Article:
At the latest Medford Township Council meeting, members discussed farm and firewood stands that are causing traffic issues among drivers.
On Nov. 20, 2018, the Zoning Office first appeared before council to discuss proposed changes to the Land Development Code. The changes that were proposed were due to complaints the Planning and Zoning Office was receiving on a regular basis. Among the items were farm stands and wood piles. Council requested information on who is selling those items and wanted to review the matter further.
Most of the complaints were about traffic issues. When residents would pull over to the side of the road to buy produce or firewood at a stand, the parked cars would obstruct traffic. Drivers would also pull out of the roadway in an unsafe and unorganized manner.
This time around, Mayor Charles Watson expressed his concerns about regulating too much. Watson provided an example – where he wouldn’t want to stop a kid who might want to sell tomatoes that he grows in his backyard.
But Deputy Mayor Frank Czekay didn’t agree that the town necessarily had to add a regulation to still enforce safe traffic. In fact, he thought the town should instead consider a permit process.
“If somebody along Hartford Road decides that they want to stick a stand out in front of their house and sell whatever it is, Hartford Road is 40 miles an hour, it’s dangerous to have all these cars pulling off,” said Czekay.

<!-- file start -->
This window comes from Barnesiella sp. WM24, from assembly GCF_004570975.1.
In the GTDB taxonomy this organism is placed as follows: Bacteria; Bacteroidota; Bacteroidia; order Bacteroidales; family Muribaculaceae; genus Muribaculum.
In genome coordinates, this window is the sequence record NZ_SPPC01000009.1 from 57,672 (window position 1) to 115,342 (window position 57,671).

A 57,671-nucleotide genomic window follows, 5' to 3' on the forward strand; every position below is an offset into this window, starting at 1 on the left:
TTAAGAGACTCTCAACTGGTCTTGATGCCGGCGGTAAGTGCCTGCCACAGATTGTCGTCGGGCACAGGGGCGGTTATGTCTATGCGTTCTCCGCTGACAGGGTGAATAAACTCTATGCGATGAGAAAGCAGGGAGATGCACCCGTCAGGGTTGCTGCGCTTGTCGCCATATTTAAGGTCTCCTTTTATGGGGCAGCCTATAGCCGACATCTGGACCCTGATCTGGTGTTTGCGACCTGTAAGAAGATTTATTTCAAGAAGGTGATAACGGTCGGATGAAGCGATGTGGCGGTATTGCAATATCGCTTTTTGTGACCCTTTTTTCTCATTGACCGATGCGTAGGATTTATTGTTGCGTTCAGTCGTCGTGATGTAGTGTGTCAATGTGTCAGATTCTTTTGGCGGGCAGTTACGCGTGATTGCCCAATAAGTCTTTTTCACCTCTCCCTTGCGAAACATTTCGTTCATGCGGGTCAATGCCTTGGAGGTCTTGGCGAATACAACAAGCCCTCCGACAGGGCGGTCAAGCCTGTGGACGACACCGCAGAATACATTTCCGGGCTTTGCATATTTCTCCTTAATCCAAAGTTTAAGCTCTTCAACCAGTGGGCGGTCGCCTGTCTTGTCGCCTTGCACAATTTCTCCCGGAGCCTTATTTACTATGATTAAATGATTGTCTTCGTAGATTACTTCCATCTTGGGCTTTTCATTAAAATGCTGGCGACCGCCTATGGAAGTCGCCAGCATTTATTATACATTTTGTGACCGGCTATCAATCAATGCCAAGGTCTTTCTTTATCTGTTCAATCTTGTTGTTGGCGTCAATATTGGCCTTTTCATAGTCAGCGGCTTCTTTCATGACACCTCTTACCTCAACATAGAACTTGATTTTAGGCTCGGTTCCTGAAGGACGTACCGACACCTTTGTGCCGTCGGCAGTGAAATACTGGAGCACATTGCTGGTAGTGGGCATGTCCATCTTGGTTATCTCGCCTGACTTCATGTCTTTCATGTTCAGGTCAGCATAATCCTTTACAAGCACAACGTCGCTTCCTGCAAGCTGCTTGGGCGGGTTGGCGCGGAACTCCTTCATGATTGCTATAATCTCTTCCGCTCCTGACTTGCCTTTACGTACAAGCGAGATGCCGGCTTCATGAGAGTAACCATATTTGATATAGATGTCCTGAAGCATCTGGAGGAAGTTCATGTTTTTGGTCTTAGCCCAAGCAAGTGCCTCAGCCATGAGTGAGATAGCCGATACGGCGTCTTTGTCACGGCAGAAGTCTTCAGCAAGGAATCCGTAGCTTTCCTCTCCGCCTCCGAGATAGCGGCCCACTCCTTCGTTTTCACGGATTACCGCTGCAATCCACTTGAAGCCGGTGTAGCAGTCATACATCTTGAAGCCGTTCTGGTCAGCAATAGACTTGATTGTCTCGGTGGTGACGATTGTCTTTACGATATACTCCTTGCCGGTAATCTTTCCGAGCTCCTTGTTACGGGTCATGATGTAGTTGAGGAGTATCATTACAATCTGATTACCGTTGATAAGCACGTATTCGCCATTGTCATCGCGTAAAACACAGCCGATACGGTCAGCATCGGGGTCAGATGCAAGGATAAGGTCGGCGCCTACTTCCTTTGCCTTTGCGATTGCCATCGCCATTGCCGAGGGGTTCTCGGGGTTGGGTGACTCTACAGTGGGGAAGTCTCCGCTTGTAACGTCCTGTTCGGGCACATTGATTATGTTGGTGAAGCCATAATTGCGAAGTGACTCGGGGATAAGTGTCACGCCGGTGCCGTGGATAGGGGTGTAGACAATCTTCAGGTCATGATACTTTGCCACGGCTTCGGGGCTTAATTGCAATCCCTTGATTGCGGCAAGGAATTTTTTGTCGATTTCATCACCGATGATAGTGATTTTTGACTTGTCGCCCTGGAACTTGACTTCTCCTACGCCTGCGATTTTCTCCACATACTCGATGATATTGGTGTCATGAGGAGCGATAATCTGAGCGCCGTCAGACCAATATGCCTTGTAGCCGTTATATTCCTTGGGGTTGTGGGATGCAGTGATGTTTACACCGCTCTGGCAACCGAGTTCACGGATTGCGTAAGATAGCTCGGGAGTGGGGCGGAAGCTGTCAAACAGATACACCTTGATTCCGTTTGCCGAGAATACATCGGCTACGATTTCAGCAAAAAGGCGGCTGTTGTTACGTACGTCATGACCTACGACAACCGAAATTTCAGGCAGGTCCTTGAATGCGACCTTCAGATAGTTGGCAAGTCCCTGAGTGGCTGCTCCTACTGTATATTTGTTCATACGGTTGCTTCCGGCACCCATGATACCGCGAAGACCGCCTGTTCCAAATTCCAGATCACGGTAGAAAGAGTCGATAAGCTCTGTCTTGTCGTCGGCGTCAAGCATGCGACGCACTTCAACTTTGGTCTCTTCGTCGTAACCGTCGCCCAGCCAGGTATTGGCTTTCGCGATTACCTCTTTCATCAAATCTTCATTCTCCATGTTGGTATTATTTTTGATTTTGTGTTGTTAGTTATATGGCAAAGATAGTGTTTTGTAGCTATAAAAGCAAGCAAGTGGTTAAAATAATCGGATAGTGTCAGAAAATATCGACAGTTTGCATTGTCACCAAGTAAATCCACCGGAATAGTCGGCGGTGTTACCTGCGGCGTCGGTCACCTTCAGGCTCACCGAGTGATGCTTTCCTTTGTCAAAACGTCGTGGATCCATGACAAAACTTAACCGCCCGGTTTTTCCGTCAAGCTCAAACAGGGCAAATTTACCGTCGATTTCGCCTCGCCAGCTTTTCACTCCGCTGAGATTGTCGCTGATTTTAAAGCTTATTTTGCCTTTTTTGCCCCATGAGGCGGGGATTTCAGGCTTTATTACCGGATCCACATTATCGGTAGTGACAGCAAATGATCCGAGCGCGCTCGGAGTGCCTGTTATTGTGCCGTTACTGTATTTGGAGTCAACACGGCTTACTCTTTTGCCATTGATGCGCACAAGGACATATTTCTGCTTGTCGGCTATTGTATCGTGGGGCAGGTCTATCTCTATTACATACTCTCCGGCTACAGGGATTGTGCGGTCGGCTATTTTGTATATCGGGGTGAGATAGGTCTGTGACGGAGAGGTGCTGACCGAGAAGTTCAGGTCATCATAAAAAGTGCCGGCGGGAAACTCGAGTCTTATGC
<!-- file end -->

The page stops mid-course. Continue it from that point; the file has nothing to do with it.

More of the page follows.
However, he suggested the permit process should be free to residents. He explained that the permit would not exist to cost residents money or discourage them from selling, but to have the opportunity for the town to see if it would be a safe place to operate.
Township Manager Katherine Burger then stated the town would create a mock “food handlers” application, in which residents who wish to have a stand would have to provide information about the location, parking availability and the product being sold.
The council agreed, but said it did not want to write an application that hurts “a child who wants to set up a lemonade stand for a day.”
In other news:
- Medford Township was awarded $3,600 for the 2018 JIF Safety Incentive Program Awards. The Burlington County Municipal Joint Insurance Fund requested that the letter be added to the council agenda during the meeting. The township earned $2,600 as a base award and an additional $1,000 in optional safety incentive award, which it earned by having employees attend safety retreats and events throughout the year.
- The New Jersey Sustainable Energy Program, which the Environmental Affairs Advisory Committee has been a part of since 2015, stated that towns should develop a “green team” in addition to the EAAC. The council discussed passing a resolution to establish a “green team advisory committee.” The committee would consist of 11 members. The council moved the draft resolution forward to be approved in a later meeting.